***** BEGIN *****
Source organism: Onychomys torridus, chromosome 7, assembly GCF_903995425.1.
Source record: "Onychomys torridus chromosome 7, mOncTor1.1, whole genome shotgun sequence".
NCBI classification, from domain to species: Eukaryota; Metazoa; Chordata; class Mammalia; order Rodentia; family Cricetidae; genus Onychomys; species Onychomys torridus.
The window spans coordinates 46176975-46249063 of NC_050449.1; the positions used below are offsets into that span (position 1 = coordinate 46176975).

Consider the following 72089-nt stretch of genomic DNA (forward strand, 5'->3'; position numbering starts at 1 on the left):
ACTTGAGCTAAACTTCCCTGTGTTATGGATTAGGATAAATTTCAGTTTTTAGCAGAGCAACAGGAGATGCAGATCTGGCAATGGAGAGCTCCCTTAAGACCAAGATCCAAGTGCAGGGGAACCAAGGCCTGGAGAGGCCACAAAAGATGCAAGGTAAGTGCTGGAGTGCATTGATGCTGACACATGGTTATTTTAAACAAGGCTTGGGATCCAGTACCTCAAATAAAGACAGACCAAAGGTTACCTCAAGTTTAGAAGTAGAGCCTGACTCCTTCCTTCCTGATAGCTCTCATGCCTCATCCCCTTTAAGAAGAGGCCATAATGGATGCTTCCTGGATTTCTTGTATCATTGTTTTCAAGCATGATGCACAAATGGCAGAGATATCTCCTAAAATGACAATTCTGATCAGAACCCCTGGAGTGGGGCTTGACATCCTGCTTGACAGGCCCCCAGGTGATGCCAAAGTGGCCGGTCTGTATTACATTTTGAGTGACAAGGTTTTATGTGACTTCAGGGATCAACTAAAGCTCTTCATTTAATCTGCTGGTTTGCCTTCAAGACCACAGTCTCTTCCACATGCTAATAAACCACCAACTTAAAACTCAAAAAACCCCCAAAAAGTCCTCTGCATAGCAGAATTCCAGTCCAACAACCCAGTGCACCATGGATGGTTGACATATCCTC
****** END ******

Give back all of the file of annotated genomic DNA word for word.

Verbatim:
Source organism: Onychomys torridus, chromosome 7, assembly GCF_903995425.1.
Source record: "Onychomys torridus chromosome 7, mOncTor1.1, whole genome shotgun sequence".
NCBI classification, from domain to species: Eukaryota; Metazoa; Chordata; class Mammalia; order Rodentia; family Cricetidae; genus Onychomys; species Onychomys torridus.
The window spans coordinates 46176975-46249063 of NC_050449.1; the positions used below are offsets into that span (position 1 = coordinate 46176975).

Consider the following 72089-nt stretch of genomic DNA (forward strand, 5'->3'; position numbering starts at 1 on the left):
ACTTGAGCTAAACTTCCCTGTGTTATGGATTAGGATAAATTTCAGTTTTTAGCAGAGCAACAGGAGATGCAGATCTGGCAATGGAGAGCTCCCTTAAGACCAAGATCCAAGTGCAGGGGAACCAAGGCCTGGAGAGGCCACAAAAGATGCAAGGTAAGTGCTGGAGTGCATTGATGCTGACACATGGTTATTTTAAACAAGGCTTGGGATCCAGTACCTCAAATAAAGACAGACCAAAGGTTACCTCAAGTTTAGAAGTAGAGCCTGACTCCTTCCTTCCTGATAGCTCTCATGCCTCATCCCCTTTAAGAAGAGGCCATAATGGATGCTTCCTGGATTTCTTGTATCATTGTTTTCAAGCATGATGCACAAATGGCAGAGATATCTCCTAAAATGACAATTCTGATCAGAACCCCTGGAGTGGGGCTTGACATCCTGCTTGACAGGCCCCCAGGTGATGCCAAAGTGGCCGGTCTGTATTACATTTTGAGTGACAAGGTTTTATGTGACTTCAGGGATCAACTAAAGCTCTTCATTTAATCTGCTGGTTTGCCTTCAAGACCACAGTCTCTTCCACATGCTAATAAACCACCAACTTAAAACTCAAAAAACCCCCAAAAAGTCCTCTGCATAGCAGAATTCCAGTCCAACAACCCAGTGCACCATGGATGGTTGACATATCCTC